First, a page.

In addition, child-friendly schools conduct training programmes for teachers and parents on how to work with children orphaned by HIV/AIDS, focusing on building their self-esteem through providing multiple opportunities for participation. One such programme is the Rainbow Camp, conducted for children at risk of contracting HIV/AIDS and their parents or guardians, where students are encouraged to identify new activities for their schools. With teachers as advisers, students at the Kamolriem- Sukosol (Pa Tai) School took lessons in school to learn how to grow their own mushrooms for consumption at home. The skills acquired in these lessons will help them breed mushrooms for commercial sale in the near future.

But the intent and effects of Rainbow Camps are broader than mushroom breeding. After the Camp experience, children reported feeling more love and understanding between child and parent, less punishment, more respect for each other’s opinions, and more time spent with their parents. More than 95 per cent of children and their guardians reflected that they have more moral support and have learned how to live together as loving families. The children expressed their willingness to change some of their behaviours. When parents acknowledged and respected children’s opinions, children were found to be more reasonable, to better listen to parents, and to speak with more confidence. They were able to separate what was right from wrong and show more responsibility both in housework and doing homework.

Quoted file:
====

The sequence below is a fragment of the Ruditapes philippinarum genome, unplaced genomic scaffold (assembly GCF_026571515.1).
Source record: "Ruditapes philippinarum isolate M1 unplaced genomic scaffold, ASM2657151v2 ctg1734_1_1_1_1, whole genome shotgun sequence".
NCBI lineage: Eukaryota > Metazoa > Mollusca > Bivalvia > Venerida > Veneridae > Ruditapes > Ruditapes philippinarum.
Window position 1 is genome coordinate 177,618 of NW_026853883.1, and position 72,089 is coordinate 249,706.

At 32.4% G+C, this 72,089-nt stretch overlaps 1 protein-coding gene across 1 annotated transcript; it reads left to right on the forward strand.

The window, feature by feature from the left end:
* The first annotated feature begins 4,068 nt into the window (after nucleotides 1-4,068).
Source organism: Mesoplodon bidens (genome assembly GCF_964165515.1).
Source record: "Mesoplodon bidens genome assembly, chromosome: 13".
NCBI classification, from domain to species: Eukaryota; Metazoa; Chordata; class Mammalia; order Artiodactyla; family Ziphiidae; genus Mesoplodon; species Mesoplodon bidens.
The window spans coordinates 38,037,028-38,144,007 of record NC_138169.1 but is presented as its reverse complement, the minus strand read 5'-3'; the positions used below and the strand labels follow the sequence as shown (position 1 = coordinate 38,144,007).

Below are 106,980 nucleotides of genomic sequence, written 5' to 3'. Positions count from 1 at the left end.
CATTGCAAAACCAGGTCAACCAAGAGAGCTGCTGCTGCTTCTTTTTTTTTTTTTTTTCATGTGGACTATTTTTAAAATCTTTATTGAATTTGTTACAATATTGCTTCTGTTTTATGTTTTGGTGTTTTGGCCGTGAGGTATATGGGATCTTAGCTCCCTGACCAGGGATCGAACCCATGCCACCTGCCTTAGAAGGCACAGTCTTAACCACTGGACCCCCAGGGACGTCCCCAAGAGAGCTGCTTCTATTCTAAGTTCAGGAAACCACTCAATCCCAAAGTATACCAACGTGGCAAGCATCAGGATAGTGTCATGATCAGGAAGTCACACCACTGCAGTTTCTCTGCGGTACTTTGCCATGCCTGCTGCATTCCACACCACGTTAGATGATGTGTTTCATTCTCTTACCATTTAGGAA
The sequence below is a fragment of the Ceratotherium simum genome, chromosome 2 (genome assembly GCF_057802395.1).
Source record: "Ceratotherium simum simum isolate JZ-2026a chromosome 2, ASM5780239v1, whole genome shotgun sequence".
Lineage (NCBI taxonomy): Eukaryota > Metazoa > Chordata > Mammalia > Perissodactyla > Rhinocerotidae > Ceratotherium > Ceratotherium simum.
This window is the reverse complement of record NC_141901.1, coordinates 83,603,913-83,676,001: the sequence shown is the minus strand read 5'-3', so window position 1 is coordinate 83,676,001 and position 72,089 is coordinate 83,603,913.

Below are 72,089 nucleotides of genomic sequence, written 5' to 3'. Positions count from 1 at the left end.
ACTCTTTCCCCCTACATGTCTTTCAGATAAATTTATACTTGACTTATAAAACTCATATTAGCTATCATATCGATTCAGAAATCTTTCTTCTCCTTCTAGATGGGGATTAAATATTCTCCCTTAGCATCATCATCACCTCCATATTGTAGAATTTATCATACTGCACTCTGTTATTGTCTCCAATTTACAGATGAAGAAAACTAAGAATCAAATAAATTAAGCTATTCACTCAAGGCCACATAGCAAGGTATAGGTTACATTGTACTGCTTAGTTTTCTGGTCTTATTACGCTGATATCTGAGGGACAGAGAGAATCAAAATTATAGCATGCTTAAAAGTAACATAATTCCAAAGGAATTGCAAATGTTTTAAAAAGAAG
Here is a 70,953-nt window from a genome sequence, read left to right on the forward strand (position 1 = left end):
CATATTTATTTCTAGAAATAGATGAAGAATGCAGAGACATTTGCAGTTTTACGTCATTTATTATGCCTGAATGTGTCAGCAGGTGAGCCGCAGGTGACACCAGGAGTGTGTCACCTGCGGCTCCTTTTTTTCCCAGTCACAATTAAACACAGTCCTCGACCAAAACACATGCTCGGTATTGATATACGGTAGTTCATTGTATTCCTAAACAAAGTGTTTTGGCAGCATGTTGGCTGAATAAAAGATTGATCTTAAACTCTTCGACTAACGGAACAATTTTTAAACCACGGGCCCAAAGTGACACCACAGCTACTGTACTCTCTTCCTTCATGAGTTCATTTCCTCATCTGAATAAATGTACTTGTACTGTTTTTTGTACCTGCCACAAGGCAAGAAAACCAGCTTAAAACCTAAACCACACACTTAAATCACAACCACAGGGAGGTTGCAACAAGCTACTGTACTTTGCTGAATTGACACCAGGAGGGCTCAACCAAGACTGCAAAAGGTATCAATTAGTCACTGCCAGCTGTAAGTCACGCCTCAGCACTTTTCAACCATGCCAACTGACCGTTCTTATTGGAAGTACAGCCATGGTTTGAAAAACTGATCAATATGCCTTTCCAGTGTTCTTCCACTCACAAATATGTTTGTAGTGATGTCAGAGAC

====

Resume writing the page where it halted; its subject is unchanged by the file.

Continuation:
A new strategy

“For the friendly child school, we have a new strategy,” says Suwan Kaewvong, the school Headmaster. “The new target that we are focusing on, that’s participation. That’s the real target.”

Psychological testing performed by the Life Skills Development Foundation showed that, in addition to other benefits, students such as Soopit at Baan Pong Namron School have lower levels of depression.

“Some of my friends said that I have changed a lot,” says the young adolescent. “I was very introverted and really sad before. But it’s totally different at the moment. I have become more lively and they said I am like another person.”